Heavy Rain

“We can’t give in now,” Candy Chan, 19, a second-year university biology student, said amid rain and thunder. “If I leave at the first sign of intimidation then what does that say about our resolve for democracy?”

The disruptions caused by the protests alienated some citizens.

“I supported the students’ ideology in this movement but I don’t like their threatening tactics,” said Choi Hao Tze, a taxi driver. “The students seem to be too demanding.”

The protests students started Sept. 26 were triggered by China’s decision that candidates for chief executive in the 2017 elections be vetted by a committee, which pro-democracy groups say will give China control over whose names make the ballot. Crowds swelled after police dragged off students who tried to storm the main square of government headquarters on Sept. 26 and then used tear gas two days later in a bid to disperse the spreading demonstrations.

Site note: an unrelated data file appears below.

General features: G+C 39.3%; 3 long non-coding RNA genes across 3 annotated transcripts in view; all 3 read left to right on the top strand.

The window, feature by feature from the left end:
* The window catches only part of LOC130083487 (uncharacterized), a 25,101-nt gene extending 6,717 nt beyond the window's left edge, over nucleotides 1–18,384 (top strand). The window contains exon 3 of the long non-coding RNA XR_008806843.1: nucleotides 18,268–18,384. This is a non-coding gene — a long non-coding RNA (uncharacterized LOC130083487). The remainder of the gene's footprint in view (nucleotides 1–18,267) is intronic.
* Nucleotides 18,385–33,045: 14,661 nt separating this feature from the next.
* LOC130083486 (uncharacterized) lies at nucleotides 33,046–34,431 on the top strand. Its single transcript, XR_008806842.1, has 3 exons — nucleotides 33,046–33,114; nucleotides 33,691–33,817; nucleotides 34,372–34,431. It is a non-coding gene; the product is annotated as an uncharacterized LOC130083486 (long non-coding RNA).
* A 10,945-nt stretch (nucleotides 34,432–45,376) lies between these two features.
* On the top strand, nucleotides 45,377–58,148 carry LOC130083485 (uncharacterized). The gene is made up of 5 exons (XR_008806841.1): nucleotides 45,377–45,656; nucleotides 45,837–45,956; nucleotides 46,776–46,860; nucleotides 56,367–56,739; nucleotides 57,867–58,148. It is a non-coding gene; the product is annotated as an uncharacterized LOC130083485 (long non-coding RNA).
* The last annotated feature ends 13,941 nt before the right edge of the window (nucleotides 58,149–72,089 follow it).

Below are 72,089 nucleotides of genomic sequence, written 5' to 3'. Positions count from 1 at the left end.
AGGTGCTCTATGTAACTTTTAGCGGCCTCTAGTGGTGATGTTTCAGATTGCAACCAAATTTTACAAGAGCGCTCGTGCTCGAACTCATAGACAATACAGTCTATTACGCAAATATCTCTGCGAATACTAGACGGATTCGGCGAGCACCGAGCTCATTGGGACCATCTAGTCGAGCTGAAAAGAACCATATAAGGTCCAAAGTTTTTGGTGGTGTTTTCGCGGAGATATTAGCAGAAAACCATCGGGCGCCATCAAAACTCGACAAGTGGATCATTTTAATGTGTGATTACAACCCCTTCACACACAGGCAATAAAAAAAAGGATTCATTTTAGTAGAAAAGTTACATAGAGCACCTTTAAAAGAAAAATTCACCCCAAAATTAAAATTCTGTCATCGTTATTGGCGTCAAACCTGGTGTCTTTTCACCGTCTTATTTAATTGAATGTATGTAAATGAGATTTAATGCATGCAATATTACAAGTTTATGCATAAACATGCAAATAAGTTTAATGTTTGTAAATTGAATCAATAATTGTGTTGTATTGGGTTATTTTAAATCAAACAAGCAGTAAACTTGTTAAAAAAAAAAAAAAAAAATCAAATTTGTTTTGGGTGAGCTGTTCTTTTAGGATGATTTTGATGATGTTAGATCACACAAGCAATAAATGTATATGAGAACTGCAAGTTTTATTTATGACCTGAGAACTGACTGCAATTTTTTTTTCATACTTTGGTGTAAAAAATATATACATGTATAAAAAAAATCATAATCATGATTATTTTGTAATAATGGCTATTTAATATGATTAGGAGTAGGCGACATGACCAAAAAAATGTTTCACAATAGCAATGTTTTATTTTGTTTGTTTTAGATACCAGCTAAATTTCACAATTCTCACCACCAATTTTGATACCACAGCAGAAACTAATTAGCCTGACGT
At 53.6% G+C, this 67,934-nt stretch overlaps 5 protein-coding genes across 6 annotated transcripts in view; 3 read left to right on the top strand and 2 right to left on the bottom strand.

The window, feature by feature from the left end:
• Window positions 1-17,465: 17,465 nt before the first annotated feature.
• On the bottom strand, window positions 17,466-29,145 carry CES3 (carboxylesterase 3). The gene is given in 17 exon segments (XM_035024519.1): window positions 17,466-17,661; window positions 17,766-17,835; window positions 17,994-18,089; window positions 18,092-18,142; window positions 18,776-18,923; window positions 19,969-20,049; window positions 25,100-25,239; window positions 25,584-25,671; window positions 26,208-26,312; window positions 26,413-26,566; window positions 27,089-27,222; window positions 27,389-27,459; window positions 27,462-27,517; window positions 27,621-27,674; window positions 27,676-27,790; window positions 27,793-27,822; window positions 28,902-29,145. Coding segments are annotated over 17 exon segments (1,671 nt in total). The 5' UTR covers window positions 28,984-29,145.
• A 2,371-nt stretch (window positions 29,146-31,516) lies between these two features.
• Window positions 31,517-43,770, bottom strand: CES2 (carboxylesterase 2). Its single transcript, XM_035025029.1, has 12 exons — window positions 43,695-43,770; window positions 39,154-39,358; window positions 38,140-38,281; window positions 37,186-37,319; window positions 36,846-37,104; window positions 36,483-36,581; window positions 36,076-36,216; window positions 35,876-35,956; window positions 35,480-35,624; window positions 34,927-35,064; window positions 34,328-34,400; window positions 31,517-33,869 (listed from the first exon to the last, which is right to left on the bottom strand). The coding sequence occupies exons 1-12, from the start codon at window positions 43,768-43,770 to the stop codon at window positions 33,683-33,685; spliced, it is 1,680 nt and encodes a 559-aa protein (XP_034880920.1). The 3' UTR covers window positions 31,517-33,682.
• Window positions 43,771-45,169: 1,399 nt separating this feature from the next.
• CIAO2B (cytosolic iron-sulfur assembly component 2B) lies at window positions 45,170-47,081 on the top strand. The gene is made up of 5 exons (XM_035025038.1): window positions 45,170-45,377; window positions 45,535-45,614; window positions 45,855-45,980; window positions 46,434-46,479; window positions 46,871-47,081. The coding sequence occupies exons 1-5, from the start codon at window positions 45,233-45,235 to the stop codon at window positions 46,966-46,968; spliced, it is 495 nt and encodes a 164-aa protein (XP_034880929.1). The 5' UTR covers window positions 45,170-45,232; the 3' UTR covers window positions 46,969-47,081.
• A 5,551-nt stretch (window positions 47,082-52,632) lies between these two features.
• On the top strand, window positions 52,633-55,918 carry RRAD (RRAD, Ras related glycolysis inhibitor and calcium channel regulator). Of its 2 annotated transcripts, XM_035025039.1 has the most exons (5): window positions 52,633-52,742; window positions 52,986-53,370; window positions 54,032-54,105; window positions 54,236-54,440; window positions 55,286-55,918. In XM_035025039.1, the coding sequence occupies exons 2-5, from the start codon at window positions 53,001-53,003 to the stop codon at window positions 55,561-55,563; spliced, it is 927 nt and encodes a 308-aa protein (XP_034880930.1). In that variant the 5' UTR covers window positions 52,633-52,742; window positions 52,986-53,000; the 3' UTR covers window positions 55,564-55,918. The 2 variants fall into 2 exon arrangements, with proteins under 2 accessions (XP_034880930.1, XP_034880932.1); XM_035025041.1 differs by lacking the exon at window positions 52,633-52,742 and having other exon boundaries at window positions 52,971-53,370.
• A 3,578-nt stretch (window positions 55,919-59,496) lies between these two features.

“I am indeed very concerned about the clashes we have seen in Mong Kok,” Carrie Lam, the city’s second-highest ranking official, told reporters yesterday. “These protests on the streets have great vulnerability to turn into critical violence between the protesters and the anti-protesters.”

Lam was appointed by Leung to open talks with students.

Lee Cheuk-yan, a pro-democracy Labour Party lawmaker, said he still hoped the students would meet Lam.

“Their positions are so far apart, that there really does not seem to be much middle ground,” Lee said. “But it’s good to talk, because dialogues defuse tension.”

© Copyright 2023 Bloomberg News. All rights reserved.

Hong Kong's pro-democracy demonstrators were attacked by hundreds of men at two sites in the city, prompting student leaders to shelve talks with the government aimed at ending weeklong street protests still engulfing the city.The city's embattled leader, Leung Chun-ying,...
Hong Kong, protesters, students, attack
Friday, 03 October 2014 06:19 PM